(sex)uality : public displays of affections
Yesterday, I was sitting on a train at Flinders St Station, minding my own business and idly looking out the window at strangers waiting on the platform.
One couple in particular caught my eye. Probably in their 30s, both dressed in casual weekend wear and sitting on a crowded bench surrounded by strangers, they were deep in conversation.
Interestingly though, every few moments, despite his partner clearly being mid-sentence, the guy would lean forward, adopt a particularly sappy facial expression, and kiss her. She would smile, try to keep talking, but sure enough, a few seconds later he would be leaning in again.
From my observation point, she did not look as into it as he was – if anything, she seemed vaguely uncomfortable to be swapping saliva with a stranger’s thigh pressing against her on the other side, but it made me think about public displays of affection (PDA), and where I stand on the issue.
Before I became sappily involved with someone else, I used to have a much harder line towards PDAs. I was all like, ‘it’s inconsiderate of other people to be all over each other in public’ and ‘get a room!’. I would roll my eyes exaggeratedly at couples who were making out at movies, and would complain about customers who were too affectionate while I was serving them at any number of my retail jobs.
Fast forward to me now, engrossed as I am in my own cheesy love story, and suddenly I’m far more tolerant of people who can’t keep their hands of each other. I mean, we don’t really engage in PDAs ourselves (I think), but I can understand the motives a lot more, and am less likely to dry retch when I see couples getting handsy.
That said, there are limits, and I find that everyone has their own line drawn when it comes to how much is too much.
I opened the question up to my friends and got a mix of responses. The most consistent opinion that came up was the idea of knowing when to stop. A peck on the lips, or a casual cuddle is ok, but full on make-out is less so. As one friend put it, ‘Hand holding – good, saliva – bad. Hugging is in, groping is out.’ I’m inclined to agree.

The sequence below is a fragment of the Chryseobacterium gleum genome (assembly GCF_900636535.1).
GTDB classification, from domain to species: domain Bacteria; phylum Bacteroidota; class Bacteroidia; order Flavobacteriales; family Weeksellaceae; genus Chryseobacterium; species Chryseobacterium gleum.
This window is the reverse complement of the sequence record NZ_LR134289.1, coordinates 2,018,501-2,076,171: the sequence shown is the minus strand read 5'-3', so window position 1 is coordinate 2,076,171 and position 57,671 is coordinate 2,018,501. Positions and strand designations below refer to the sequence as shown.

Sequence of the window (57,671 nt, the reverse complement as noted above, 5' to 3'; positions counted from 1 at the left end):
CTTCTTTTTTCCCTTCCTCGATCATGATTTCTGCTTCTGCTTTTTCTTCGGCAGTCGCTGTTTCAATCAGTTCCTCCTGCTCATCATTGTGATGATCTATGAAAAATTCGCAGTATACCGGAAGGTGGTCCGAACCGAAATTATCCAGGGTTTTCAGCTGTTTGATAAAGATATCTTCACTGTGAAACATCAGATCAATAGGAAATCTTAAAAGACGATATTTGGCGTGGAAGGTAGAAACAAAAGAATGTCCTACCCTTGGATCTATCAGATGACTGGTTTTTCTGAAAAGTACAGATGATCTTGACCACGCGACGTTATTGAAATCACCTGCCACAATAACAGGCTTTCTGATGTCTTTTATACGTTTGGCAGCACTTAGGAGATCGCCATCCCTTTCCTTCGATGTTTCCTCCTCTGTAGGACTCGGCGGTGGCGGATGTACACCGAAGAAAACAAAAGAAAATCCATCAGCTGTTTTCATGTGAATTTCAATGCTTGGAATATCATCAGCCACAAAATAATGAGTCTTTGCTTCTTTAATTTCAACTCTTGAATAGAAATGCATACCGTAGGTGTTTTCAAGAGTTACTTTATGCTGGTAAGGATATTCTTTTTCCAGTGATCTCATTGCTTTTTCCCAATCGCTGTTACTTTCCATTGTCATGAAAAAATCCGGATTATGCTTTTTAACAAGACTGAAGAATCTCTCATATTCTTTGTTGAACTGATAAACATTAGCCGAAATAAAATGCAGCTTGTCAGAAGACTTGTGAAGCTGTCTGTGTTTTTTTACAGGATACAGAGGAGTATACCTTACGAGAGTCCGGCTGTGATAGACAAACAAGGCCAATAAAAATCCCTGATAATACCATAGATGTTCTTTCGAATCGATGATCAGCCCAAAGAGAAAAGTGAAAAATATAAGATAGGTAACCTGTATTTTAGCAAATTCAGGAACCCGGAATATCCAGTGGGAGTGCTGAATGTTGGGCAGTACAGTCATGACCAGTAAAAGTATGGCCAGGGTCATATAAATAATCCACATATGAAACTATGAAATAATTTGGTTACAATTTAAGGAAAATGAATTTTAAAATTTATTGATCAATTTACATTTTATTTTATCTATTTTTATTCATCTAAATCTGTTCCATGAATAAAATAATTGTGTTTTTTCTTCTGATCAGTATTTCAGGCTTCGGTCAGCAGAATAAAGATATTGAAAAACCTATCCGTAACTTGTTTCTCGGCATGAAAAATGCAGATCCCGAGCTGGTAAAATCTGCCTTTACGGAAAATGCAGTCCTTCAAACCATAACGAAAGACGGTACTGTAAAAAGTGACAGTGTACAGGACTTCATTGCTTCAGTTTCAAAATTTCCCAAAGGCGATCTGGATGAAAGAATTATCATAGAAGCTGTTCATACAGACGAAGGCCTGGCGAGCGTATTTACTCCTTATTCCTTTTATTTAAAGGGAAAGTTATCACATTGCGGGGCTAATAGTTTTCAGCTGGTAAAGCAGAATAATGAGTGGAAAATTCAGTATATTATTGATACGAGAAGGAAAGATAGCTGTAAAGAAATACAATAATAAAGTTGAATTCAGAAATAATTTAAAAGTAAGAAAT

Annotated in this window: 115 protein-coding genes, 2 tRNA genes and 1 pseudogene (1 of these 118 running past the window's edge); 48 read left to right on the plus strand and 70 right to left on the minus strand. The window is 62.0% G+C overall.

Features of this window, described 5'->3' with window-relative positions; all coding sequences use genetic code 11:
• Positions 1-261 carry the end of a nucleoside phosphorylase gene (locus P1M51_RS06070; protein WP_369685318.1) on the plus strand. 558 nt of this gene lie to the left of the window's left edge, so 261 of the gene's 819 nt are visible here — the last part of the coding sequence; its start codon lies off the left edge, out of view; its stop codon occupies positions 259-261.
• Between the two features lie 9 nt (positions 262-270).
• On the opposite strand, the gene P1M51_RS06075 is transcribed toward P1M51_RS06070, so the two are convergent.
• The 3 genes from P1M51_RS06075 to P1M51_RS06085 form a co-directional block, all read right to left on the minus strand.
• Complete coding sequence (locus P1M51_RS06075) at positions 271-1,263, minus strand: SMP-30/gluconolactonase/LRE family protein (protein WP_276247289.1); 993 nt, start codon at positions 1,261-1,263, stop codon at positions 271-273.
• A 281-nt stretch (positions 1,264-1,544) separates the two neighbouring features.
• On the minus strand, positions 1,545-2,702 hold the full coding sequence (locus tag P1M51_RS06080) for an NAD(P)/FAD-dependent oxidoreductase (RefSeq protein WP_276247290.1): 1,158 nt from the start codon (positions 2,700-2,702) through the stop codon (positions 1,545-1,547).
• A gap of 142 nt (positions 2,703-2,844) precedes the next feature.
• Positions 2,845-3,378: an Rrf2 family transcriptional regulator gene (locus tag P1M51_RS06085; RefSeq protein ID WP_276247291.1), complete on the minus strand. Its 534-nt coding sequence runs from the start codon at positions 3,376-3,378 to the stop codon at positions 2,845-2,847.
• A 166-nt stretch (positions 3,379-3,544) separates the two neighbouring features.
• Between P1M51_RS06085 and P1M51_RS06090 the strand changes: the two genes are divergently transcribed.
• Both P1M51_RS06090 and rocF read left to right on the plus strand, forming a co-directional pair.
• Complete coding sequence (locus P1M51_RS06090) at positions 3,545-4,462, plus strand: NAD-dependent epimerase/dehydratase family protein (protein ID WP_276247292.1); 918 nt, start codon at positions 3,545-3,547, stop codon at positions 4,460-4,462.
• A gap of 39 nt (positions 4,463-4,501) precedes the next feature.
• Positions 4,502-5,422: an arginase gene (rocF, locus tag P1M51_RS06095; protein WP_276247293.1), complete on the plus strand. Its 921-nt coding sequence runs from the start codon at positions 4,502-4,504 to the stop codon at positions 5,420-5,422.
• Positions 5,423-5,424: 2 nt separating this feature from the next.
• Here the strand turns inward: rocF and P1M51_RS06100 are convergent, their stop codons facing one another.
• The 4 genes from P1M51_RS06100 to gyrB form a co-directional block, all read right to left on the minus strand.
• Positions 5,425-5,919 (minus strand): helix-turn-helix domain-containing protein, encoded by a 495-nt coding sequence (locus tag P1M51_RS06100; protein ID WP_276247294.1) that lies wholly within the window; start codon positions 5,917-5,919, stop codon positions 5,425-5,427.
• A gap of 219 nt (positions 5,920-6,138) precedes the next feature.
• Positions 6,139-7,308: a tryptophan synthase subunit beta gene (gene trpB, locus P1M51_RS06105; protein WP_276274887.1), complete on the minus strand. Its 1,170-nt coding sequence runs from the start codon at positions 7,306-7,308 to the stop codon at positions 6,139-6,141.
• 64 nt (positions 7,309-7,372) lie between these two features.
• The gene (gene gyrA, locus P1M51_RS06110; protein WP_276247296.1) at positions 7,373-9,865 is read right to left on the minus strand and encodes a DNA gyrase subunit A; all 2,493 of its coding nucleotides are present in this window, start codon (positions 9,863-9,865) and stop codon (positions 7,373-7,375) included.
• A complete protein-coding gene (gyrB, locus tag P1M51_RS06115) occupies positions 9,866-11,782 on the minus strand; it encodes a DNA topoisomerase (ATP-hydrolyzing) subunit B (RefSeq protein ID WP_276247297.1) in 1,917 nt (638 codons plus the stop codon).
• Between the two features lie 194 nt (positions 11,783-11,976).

For others, it depends on the couple. Teenagers were universally abhorred (my cinema usher days bring back fond memories of kicking horny teens out of movies when things got too R-rated), yet elderly couples were largely exempt from judgement. Maybe it’s because they fill us with hope for the future – a preferably sex-filled future.
One friend also said that seeing gay couples be affectionate makes her happy, because it shows how far society has come in accepting homosexuality (not that there isn’t a long way to go!).
So based on this, it would seem there’s a healthy bit of discrimination going on when it comes to what PDA we tolerate. But when it comes to engaging in PDA ourselves, it could be argued that two categories of people emerge.
The first are the devil-may-care exhibitionists (primarily made up of teenagers, it would seem), who might even get a minor kick out of groping each other in public. I have known some couples who are so affectionate in public, that I often feel like I should be paying a dollar to watch or something. These people may also just genuinely not care about what people think, and more power to them for that. But I do think it matters how you make people feel. Although I’m not particularly prudish, it does irritate me when someone’s affection gets in the way of a decent conversation. And it can make me feel a bit awkward when I feel like a couple would really just prefer to be alone.
The second group of people are either of the ‘I’m confident in my relationship and don’t need to touch my partner’ variety, or the ‘I am so stressed about making people uncomfortable, I will NEVER TOUCH MY PARTNER EVER’ variety.
The first is fine, and they might hold hands, or have a quick kiss, but they’re unlikely to mount each other at the dinner table. These people are probably the most common group.
The second group can actually make me feel as awkward as the over-the-top PDA group. When I can tell that a couple are acting very different in public to how I would presume they act alone – as in, not making eye contact, or deliberately not touching – it makes me feel weird. Especially if one person seems fine about touching, and the other is desperately trying to avoid being ‘one of those couples’. By virtue of being awkward about it, you can make everyone feel awkward too.
Remember the couple I mentioned earlier, from the train station? What made me think about them originally was the fact that they were clearly on completely different pages when it comes to PDAs. They probably need to have a healthy discussion of their limits, because she looked seriously uncomfortable, and he was probably starting to feel a bit rejected.
At the end of the day, there may not be a ‘right’ or ‘wrong’ of PDAs, but common decency is a good standard to uphold. If the urge to stick your tongue down your partner’s throat overcomes you, maybe just ask yourself – would you want to have to see that?
By Zoya Patel